HC: Can you tell us about your process?
PK: I mean, it’s far more work than we had on “Lord of the Rings,” really, because first of all, we had these 13 dwarfs, these main characters who are on throughout the whole film. So Richard Taylor and WETA and Peter and Fran [Walsh] and everyone, it was a very collaborative thing. WETA brought a lot of conceptual work for the dwarfs, and then we whittled it down to the areas we liked for each dwarf, because we had to make sure they’re a band of people, so they all look like the same race. But within that, they had 13 different personalities, so we had to tell them apart and get to know them and understand them. So we went through the process first of all of designing the actual look, and then they were sculpted so we could see what they looked like in a three-dimensional idea. Then it was over to me to actually get all the hairwork done, and we decided on the colors of the hair and how we were going to do it. Then we designed all the prosthetics, and they were made by WETA for us, and then they came to us, and we applied them, myself and Tami Lane who was in charge of the prosthetic team. We started playing with it, really. And then we had this whole series of things we call show-and-tells, which is where we make the character up completely in makeup, hair costume, everything. That’s where the final designing happens, with myself, Peter, Fran, Philippa [Boyens] and heads of lots of departments, costume and so forth. Once we saw the whole thing in front of us, it’s then we started making final decisions about what we designed. Sometimes what we thought was going to look good maybe wasn’t working quite as well, so we had to change things.
HC: Were there a lot of last-minute changes?
PK: I think nearly for every dwarf, once we got them in front of us, we changed stuff. A lot of it wasn’t huge changes — we were changing hairlines, changing hair color, changing prosthetics, changing beard shapes. So we went through a lot of processes. To get their initial look, each dwarf went through about three or four show-and-tells. And then throughout the filming for the two years, for every look, for every different costume or breakdown of costume or whatever, we went through a show-and-tell series. I don’t know how many times we had the dwarfs in front of us all made up and everything so we could be absolutely sure that we were happy with the way they looked before we shot them. And if you think about that, that was only 13 characters, and we then had the rest of the cast. So we did the same for every single character, and I think I’m safe in saying that for every single major character, and at least half or two-thirds of the other characters either had prosthetics or wigs or both. And then after that, every single dwarf had to have a scale double, and a stunt double and a riding double. So for each principle dwarf, we made six wigs and eight beards. And then Gandalf comes along, and he has five wigs and five beards. And everyone has to have a scale double. Most of them have a stunt double and some will have a photo double because it wasn’t just one unit shooting. All in all, we had hundreds of wigs made, we hired hundreds more. Our basic team — makeup, hair and prosthetics — was 37 people. Sometimes, with extras, we’d go up to 100 people just in a day doing makeup and hair.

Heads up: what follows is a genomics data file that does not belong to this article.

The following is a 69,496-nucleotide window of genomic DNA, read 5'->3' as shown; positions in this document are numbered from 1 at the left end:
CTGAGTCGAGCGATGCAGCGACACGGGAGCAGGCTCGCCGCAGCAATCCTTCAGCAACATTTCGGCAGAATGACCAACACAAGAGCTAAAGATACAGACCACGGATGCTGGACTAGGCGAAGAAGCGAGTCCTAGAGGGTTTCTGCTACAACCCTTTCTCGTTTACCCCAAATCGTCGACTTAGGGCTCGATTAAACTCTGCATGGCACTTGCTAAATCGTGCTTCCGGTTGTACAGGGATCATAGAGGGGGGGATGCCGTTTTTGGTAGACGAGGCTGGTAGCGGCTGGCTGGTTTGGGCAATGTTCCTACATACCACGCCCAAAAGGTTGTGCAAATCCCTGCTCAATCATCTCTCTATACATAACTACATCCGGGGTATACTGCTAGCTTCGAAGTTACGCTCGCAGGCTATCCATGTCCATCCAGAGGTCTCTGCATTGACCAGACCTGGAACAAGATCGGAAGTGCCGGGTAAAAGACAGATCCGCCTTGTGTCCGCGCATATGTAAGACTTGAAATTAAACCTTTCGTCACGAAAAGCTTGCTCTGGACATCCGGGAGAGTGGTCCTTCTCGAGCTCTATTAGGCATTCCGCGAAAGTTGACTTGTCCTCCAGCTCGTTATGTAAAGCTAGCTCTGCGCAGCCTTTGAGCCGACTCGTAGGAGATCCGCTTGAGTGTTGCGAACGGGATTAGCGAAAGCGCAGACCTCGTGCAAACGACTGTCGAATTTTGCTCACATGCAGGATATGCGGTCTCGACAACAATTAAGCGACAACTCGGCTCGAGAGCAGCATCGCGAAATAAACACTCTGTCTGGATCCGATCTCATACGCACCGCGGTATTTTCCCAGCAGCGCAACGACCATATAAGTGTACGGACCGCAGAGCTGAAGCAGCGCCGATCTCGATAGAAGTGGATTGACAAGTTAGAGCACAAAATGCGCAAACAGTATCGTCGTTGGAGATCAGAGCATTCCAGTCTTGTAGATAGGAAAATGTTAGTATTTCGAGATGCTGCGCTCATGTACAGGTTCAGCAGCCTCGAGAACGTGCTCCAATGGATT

HC: How are the looks you created for “The Hobbit” different from “The Lord of the Rings”?
PK: There are new characters that actually I can’t speak about because they’re not in the first film, but in the end, you have to be able to watch “The Hobbit” and then “The Lord of the Rings,” and there has to be a language that is common to all of the films. You can’t do something so different with this, especially with the characters we’ve already seen. You can’t really change Galadriel or Gandalf. We tried to make him look a little bit younger in this one, though he’s now 12 years older. You can’t change things you’ve already seen, so therefore the only scope we have is the new characters, like the 13 dwarfs, but they still have to be of Middle-earth. There is a language that we created in “Lord of the Rings” that we really have to pay attention to and not diverge too much, otherwise, especially because we’re making these 12 years later, it would be too incongruous. It would be a sudden jump from one to the other, and you would say, “Oh, these were made then, and those were made now.” We really tried to avoid that, so there’s always been certain things that we’ve thought about, and we’ve said, “No, we have to stay with this or we have to stay with that, because this is Middle-earth.” And Philippa Boyens, who knows everything about Middle-earth, was always great to go to and say, “We want to do this, are we veering too far away from Middle-earth?” And she’d go, “No, because Tolkien said that blah blah blah blah blah.” So we always had this point of reference in Philippa and people making sure we were still in Middle-earth, and not leaving it and going somewhere else. In that sense, techniques have changed, but our languages have really stayed the same.
Wednesday, December 05, 2012
Hair and Makeup of The Hobbit: AEJ
here, segments below.